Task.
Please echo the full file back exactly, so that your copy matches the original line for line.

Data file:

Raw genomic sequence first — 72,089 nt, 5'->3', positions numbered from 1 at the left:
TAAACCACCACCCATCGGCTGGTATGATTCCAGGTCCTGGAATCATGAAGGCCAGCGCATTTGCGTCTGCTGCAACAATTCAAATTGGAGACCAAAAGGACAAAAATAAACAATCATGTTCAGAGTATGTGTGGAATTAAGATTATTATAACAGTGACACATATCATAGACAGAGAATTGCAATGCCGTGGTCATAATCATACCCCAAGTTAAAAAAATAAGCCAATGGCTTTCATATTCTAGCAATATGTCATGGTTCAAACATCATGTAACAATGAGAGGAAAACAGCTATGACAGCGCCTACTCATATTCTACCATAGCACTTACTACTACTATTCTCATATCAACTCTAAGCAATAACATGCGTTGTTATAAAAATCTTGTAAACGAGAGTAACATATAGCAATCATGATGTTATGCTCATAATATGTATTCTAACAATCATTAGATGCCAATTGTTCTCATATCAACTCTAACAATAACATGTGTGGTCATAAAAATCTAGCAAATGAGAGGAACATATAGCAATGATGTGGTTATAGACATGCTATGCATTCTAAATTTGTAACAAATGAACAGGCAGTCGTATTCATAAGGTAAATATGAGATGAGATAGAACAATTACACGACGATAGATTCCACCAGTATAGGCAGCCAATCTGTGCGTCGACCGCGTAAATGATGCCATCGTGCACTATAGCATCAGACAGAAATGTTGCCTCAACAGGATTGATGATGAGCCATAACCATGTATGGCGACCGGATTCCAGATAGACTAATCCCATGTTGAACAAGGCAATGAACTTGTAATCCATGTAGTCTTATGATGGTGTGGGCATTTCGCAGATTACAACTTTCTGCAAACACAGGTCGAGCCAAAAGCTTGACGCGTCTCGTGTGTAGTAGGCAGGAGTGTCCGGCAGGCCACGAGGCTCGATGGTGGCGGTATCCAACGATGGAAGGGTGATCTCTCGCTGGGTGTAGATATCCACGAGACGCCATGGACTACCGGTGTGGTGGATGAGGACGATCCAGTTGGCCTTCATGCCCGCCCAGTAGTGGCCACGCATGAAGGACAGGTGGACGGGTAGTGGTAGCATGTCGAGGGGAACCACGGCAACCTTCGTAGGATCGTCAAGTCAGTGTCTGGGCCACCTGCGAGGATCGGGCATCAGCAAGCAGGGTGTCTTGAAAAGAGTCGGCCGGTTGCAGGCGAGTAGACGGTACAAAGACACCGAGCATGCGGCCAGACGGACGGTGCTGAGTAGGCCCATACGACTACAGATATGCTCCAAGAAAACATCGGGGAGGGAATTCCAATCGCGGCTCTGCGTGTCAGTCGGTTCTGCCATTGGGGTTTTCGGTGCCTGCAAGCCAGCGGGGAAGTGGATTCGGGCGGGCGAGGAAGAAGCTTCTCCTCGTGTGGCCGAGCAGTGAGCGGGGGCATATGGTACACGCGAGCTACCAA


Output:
Raw genomic sequence first — 72,089 nt, 5'->3', positions numbered from 1 at the left:
TAAACCACCACCCATCGGCTGGTATGATTCCAGGTCCTGGAATCATGAAGGCCAGCGCATTTGCGTCTGCTGCAACAATTCAAATTGGAGACCAAAAGGACAAAAATAAACAATCATGTTCAGAGTATGTGTGGAATTAAGATTATTATAACAGTGACACATATCATAGACAGAGAATTGCAATGCCGTGGTCATAATCATACCCCAAGTTAAAAAAATAAGCCAATGGCTTTCATATTCTAGCAATATGTCATGGTTCAAACATCATGTAACAATGAGAGGAAAACAGCTATGACAGCGCCTACTCATATTCTACCATAGCACTTACTACTACTATTCTCATATCAACTCTAAGCAATAACATGCGTTGTTATAAAAATCTTGTAAACGAGAGTAACATATAGCAATCATGATGTTATGCTCATAATATGTATTCTAACAATCATTAGATGCCAATTGTTCTCATATCAACTCTAACAATAACATGTGTGGTCATAAAAATCTAGCAAATGAGAGGAACATATAGCAATGATGTGGTTATAGACATGCTATGCATTCTAAATTTGTAACAAATGAACAGGCAGTCGTATTCATAAGGTAAATATGAGATGAGATAGAACAATTACACGACGATAGATTCCACCAGTATAGGCAGCCAATCTGTGCGTCGACCGCGTAAATGATGCCATCGTGCACTATAGCATCAGACAGAAATGTTGCCTCAACAGGATTGATGATGAGCCATAACCATGTATGGCGACCGGATTCCAGATAGACTAATCCCATGTTGAACAAGGCAATGAACTTGTAATCCATGTAGTCTTATGATGGTGTGGGCATTTCGCAGATTACAACTTTCTGCAAACACAGGTCGAGCCAAAAGCTTGACGCGTCTCGTGTGTAGTAGGCAGGAGTGTCCGGCAGGCCACGAGGCTCGATGGTGGCGGTATCCAACGATGGAAGGGTGATCTCTCGCTGGGTGTAGATATCCACGAGACGCCATGGACTACCGGTGTGGTGGATGAGGACGATCCAGTTGGCCTTCATGCCCGCCCAGTAGTGGCCACGCATGAAGGACAGGTGGACGGGTAGTGGTAGCATGTCGAGGGGAACCACGGCAACCTTCGTAGGATCGTCAAGTCAGTGTCTGGGCCACCTGCGAGGATCGGGCATCAGCAAGCAGGGTGTCTTGAAAAGAGTCGGCCGGTTGCAGGCGAGTAGACGGTACAAAGACACCGAGCATGCGGCCAGACGGACGGTGCTGAGTAGGCCCATACGACTACAGATATGCTCCAAGAAAACATCGGGGAGGGAATTCCAATCGCGGCTCTGCGTGTCAGTCGGTTCTGCCATTGGGGTTTTCGGTGCCTGCAAGCCAGCGGGGAAGTGGATTCGGGCGGGCGAGGAAGAAGCTTCTCCTCGTGTGGCCGAGCAGTGAGCGGGGGCATATGGTACACGCGAGCTACCAA